Giles worries about the decline in London ‘caffs’ but finds reassuring solace in Audrey’s bosom.
The London café has long provided the food for the beating heart of the city. For decades, great spades of calorific fuel have been shoveled into the mouths of hard-hat henchman and city slickers alike. Their propellant, a mixture of oil-soaked eggs, slabs of gammon, great heaps of chips and the not so humble, 20-rasher-butty.
It’s the food that greases the joints of labourers and sponges the alcohol from bankers in equal measure. A place that sees the coming together of people, uniting them not by appearance, but their need for a sustaining meal at an inoffensive price. It’s a place where nobody is judged by the colour of their collar, but by their ability to consume.
Sadly however, the London café is a dying breed. Many old cafés were shuttered in the early 2000s, likely through a combination of rising rents and a change in tastes. But this issue is not unique to the humble café of course, our high streets are now unrecognisable compared to a decade ago. In the words of the great author and educator Peter Drucker, businesses must “innovate or die”. In other words: stay ahead of the pace or you’re toast.
Hoping to find a café that could brace itself against the headwinds of tomorrow, my guest and I headed to Audrey’s in Bankside, to try out their new menu. Arriving on a cold London evening after a day of professional monotony, we were braced for something reviving.
The first thing to note about Audrey’s is it feels very modern. Freshly upholstered benches hug the perimeter and designer light fittings adorn the walls and ceiling. Shiny cream and avocado tiles splay the walls, disguising themselves as easy-to-clean, functional additions, when in fact they better serve as a visual showpiece.
The menu is predominantly French muddled with some Asian and British inspired dishes owing to their new head chef, Vincent Hiss, who is French by all means except for his training, where he also worked under a sushi chef. The variety of Vincent’s repertoire translates onto the menu too, where you come across things like miso glazed aubergine, shakshuka and spring vegetable risotto.
There were, however, some reassuringly familiar cast members. A full English and an array of poached eggs were offered on the breakfast menu, whilst veg hot pot, fish pie and a sherry trifle on the evening menu served as the country’s culinary equivalent of ‘This is Your Life’.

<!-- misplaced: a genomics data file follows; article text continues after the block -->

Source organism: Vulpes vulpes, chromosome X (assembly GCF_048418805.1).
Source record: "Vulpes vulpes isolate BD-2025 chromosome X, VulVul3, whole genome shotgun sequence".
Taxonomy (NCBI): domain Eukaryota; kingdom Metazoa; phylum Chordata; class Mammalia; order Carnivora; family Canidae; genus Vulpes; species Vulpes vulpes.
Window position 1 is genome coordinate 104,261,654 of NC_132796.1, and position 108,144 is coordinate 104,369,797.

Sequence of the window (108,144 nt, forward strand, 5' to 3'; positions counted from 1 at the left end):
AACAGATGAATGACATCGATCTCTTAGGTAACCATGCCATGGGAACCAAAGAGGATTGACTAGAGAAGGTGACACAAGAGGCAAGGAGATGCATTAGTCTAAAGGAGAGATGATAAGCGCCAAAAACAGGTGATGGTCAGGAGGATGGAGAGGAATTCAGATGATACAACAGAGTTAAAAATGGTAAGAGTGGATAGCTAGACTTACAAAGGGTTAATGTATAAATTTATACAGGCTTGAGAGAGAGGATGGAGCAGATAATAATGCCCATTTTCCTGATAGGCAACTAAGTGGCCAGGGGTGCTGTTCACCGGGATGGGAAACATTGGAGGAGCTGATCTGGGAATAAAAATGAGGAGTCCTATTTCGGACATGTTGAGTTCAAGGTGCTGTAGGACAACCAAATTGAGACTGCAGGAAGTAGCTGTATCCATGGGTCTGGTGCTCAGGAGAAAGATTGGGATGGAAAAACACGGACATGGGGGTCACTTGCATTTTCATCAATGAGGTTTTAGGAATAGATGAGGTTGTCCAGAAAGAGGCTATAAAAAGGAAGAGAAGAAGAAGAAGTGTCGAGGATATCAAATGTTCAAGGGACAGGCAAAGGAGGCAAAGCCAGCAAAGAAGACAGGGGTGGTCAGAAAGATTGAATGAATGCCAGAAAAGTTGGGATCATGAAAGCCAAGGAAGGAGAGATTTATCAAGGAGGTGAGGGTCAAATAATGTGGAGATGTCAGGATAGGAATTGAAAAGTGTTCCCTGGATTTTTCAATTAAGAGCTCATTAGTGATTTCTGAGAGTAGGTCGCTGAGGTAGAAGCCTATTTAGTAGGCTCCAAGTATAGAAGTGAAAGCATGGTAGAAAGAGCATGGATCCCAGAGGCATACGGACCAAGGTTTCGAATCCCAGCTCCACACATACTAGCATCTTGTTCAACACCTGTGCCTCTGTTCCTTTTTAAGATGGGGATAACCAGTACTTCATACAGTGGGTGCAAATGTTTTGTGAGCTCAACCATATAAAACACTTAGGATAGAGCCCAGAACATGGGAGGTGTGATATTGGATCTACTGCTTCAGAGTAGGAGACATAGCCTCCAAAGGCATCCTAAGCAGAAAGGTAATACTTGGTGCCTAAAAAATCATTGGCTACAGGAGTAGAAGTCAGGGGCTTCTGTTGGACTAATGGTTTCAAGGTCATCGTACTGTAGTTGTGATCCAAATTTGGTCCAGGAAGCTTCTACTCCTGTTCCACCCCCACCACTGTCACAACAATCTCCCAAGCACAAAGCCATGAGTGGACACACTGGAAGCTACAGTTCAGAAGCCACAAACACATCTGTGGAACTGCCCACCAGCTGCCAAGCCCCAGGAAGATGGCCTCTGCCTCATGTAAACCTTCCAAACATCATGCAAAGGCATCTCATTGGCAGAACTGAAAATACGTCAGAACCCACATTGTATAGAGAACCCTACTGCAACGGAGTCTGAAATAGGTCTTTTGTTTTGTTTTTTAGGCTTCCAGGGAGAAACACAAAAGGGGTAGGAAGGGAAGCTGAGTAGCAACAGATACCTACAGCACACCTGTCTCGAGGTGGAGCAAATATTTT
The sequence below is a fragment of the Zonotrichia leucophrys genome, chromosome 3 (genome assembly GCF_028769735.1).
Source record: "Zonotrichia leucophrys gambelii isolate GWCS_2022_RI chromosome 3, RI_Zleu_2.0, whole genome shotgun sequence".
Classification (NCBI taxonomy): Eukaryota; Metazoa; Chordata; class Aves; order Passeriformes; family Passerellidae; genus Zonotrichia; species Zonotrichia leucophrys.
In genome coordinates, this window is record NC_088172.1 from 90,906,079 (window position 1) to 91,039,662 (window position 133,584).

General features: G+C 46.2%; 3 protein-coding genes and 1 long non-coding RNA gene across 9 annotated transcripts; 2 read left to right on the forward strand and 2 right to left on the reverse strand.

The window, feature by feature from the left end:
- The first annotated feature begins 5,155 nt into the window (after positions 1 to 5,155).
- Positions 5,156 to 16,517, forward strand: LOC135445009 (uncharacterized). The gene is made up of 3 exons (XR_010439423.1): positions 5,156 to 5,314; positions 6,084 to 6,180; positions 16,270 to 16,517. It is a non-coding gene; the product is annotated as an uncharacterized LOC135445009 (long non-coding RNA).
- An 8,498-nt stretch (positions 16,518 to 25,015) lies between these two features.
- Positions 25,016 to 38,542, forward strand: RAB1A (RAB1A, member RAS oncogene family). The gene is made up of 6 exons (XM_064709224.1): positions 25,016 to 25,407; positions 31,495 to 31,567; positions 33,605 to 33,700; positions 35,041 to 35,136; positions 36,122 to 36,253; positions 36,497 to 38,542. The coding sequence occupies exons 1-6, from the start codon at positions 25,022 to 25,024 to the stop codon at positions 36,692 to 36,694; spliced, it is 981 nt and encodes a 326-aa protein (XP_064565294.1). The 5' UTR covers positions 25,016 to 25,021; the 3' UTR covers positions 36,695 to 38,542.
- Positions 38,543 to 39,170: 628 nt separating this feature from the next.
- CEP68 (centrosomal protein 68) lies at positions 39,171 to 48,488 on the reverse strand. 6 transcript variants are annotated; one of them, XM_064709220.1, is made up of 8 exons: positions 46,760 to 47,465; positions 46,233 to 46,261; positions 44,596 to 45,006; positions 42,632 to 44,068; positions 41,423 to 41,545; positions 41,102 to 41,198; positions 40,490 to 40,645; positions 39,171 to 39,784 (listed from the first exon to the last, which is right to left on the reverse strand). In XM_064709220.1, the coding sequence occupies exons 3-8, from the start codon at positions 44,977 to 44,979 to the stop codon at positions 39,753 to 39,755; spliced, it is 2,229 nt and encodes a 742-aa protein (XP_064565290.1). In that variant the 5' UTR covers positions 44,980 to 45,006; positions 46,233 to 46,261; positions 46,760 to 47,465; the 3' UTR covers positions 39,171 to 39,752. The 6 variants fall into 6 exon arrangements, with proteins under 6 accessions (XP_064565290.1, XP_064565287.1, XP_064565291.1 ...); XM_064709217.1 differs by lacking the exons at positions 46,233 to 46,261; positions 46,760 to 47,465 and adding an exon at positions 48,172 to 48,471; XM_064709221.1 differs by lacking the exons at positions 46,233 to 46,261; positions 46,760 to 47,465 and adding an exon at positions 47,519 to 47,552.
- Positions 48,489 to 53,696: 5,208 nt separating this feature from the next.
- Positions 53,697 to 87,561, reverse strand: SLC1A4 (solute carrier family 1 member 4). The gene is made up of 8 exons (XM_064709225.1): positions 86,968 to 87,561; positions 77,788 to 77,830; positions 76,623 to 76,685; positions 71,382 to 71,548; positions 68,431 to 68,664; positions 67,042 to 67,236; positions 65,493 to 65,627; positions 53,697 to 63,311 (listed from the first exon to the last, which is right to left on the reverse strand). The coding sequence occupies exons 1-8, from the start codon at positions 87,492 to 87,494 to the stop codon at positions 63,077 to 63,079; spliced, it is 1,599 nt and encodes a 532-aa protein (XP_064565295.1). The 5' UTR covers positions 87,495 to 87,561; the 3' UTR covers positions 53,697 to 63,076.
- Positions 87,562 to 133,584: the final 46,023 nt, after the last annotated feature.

Still slightly disorientated by the menu, we surrendered to our waiter Daniel, who ordered an array of dishes that he assured us best characterised Audrey’s.
For starters, a buttery smooth parfait, rich with chicken livers and cream was delivered in unashamedly generous portions and accompanied by red onion jam and hunks of toasted brioche. The dish, no doubt a love letter from Vincent’s home, succeeded in charming the napkins off the both of us.
A chunky fish cake crowned with a plump prawn and served on a healthy portion of potato puree, was consumed in two fell swoops. Some warm sourdough with salted herb butter helped to fill the gaps, before a miso glazed aubergine with pickled cucumber acted as the final accompaniment. Though enjoyable, I felt this dish was scratching an itch for Vincent, rather than that of his customers. Within the context of the menu, it felt out of place.
Relenting again to the persuasions of Daniel, we ordered a main course of ribeye steak, peppercorn sauce and a side of fries for the impending “operation mop-up”. I’ve eaten steaks that best resemble a backpacker’s flip-flop, lumps of charcoal and everything in between, so like the famous omelet test, it’s a sure way to examine a chef and by association, the eatery itself.
To cut to the chase, it was delicious. Well cooked, juicy and dense with a rich, beefy flavour, my guest and I ate the entire thing, even taking the opportunity to gnaw at the hard-to-get but prized, fattier parts. A sure sign of our approval.
As a celebratory end to the meal, we ordered a (very) sherry trifle and the crème brulee. The trifle was how I liked it, spiked with enough booze to sink a pirate ship and thick with creamy, fluffy things one normally dreams of. The crème brulee came as an egg and soldiers’ parade and was more of a show piece than a well-executed dessert. It did however succeed in putting a smile on my guests and I’s face, so full marks for the spectacle.
To round off the review, it must be said that Audrey’s is not a traditional café.
Unlike the cold, surgical interior of an incandescently lit caff, Audrey’s interior is modern, warm and inviting, its appearance seemingly intended as a prologue to the meal that will follow. Its style of service is different too, stepping away from the overfamiliar and towards the familiar.
As for the food, the menu feels like a biography of head chef Vincent’s past and perhaps, a plan for his future. A menu that blends cuisines and serves distinctly different plates of food can be confusing and to some extent, Audrey’s lives up to this notion.
But what Audrey’s lacks in consistent themes, it more than makes up for in delivering generous portions of what we all turn up for: delicious food. No different than the cafes that have come before it, Audrey’s is full of love and like the mothers that raised us, delivers soulful, heartwarming sustenance. And unlike the cafés that have come before it, it’s my hope this one survives. Long live Audrey’s and long live the London café.
1, FLAT IRON SQUARE, Union St, London SE1 0AB